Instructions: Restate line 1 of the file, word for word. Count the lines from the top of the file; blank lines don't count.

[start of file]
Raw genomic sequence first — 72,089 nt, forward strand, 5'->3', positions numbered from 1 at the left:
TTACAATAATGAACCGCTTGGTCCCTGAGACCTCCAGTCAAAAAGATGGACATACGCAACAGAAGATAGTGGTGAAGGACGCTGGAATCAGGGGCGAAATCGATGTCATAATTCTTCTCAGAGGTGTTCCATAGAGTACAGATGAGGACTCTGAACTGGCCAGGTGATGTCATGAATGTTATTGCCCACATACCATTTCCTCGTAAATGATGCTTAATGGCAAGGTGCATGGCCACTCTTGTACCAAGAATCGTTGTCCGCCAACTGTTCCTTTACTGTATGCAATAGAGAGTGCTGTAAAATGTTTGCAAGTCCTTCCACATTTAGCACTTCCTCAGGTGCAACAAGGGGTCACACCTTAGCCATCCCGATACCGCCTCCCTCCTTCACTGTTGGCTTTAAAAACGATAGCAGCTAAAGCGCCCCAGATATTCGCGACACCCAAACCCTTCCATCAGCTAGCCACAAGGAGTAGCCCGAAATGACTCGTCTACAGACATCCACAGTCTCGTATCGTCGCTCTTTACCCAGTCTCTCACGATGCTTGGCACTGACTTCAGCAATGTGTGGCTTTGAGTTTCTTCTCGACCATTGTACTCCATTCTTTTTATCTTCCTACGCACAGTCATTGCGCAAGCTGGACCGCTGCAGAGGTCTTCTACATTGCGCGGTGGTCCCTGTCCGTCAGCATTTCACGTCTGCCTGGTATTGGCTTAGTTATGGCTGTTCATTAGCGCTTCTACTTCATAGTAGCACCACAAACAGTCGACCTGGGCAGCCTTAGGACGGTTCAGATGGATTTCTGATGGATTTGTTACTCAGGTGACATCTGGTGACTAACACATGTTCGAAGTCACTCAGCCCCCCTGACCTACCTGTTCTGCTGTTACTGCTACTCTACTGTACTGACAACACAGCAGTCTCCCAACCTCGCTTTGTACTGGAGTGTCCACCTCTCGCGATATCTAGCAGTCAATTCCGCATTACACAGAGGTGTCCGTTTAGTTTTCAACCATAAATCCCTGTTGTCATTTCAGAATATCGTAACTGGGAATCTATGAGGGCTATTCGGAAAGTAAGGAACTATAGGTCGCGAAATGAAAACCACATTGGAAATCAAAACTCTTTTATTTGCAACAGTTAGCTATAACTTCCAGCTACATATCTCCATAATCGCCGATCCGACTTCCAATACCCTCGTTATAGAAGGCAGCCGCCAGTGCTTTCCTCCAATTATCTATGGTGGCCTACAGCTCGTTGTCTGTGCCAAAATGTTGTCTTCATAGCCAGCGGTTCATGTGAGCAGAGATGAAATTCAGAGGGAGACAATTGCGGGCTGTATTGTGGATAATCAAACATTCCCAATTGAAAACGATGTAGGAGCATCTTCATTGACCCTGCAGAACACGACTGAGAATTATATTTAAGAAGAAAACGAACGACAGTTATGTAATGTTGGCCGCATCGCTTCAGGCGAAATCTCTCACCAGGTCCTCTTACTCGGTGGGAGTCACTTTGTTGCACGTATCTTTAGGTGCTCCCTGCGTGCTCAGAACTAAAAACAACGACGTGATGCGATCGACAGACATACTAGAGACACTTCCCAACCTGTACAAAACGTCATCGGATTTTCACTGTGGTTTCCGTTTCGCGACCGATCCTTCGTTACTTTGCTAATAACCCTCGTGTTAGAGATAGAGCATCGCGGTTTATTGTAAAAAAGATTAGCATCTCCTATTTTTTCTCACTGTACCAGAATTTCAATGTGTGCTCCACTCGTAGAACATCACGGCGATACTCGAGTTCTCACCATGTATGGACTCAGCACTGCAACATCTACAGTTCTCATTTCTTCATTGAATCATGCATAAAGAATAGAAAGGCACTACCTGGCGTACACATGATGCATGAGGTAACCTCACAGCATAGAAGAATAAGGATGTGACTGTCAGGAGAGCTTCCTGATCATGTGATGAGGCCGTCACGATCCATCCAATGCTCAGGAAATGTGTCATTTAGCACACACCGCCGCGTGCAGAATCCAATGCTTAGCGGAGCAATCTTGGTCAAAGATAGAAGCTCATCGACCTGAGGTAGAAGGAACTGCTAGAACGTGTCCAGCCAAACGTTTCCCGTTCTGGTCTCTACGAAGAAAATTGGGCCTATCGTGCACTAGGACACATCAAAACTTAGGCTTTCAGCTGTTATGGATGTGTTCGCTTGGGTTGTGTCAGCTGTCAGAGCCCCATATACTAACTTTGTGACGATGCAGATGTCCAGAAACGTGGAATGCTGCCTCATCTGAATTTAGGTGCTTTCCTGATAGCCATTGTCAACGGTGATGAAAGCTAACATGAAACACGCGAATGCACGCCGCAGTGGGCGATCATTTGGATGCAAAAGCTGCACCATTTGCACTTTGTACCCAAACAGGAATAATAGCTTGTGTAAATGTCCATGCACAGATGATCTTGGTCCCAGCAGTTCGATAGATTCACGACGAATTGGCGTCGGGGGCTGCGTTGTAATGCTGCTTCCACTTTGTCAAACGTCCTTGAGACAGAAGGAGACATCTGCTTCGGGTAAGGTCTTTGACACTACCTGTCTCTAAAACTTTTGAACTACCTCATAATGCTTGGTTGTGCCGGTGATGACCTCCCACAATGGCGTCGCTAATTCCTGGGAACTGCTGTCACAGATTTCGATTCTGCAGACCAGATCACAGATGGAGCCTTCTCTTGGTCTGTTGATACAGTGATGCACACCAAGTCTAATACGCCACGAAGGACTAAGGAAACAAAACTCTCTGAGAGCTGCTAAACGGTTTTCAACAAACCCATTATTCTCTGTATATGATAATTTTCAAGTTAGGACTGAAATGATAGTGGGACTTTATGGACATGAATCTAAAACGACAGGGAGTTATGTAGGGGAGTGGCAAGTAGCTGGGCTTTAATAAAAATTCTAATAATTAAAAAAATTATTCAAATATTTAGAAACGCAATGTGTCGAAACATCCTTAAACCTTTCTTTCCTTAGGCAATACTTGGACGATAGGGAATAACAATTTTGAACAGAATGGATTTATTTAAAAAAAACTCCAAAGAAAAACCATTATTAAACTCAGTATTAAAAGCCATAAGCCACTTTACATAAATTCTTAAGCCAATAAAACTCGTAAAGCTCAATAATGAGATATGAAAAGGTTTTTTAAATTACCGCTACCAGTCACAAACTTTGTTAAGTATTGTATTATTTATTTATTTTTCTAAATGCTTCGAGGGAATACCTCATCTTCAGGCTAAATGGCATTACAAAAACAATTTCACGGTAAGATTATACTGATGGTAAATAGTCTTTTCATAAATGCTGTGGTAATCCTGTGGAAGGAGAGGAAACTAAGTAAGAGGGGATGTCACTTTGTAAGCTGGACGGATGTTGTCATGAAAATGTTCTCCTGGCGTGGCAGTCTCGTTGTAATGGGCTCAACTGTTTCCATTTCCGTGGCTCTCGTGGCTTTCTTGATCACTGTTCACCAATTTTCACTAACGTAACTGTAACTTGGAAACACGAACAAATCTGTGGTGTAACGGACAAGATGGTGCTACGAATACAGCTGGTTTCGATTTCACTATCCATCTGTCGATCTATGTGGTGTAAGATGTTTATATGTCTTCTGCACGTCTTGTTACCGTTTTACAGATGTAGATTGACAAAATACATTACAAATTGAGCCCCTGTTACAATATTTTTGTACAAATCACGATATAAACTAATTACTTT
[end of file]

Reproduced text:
Raw genomic sequence first — 72,089 nt, forward strand, 5'->3', positions numbered from 1 at the left: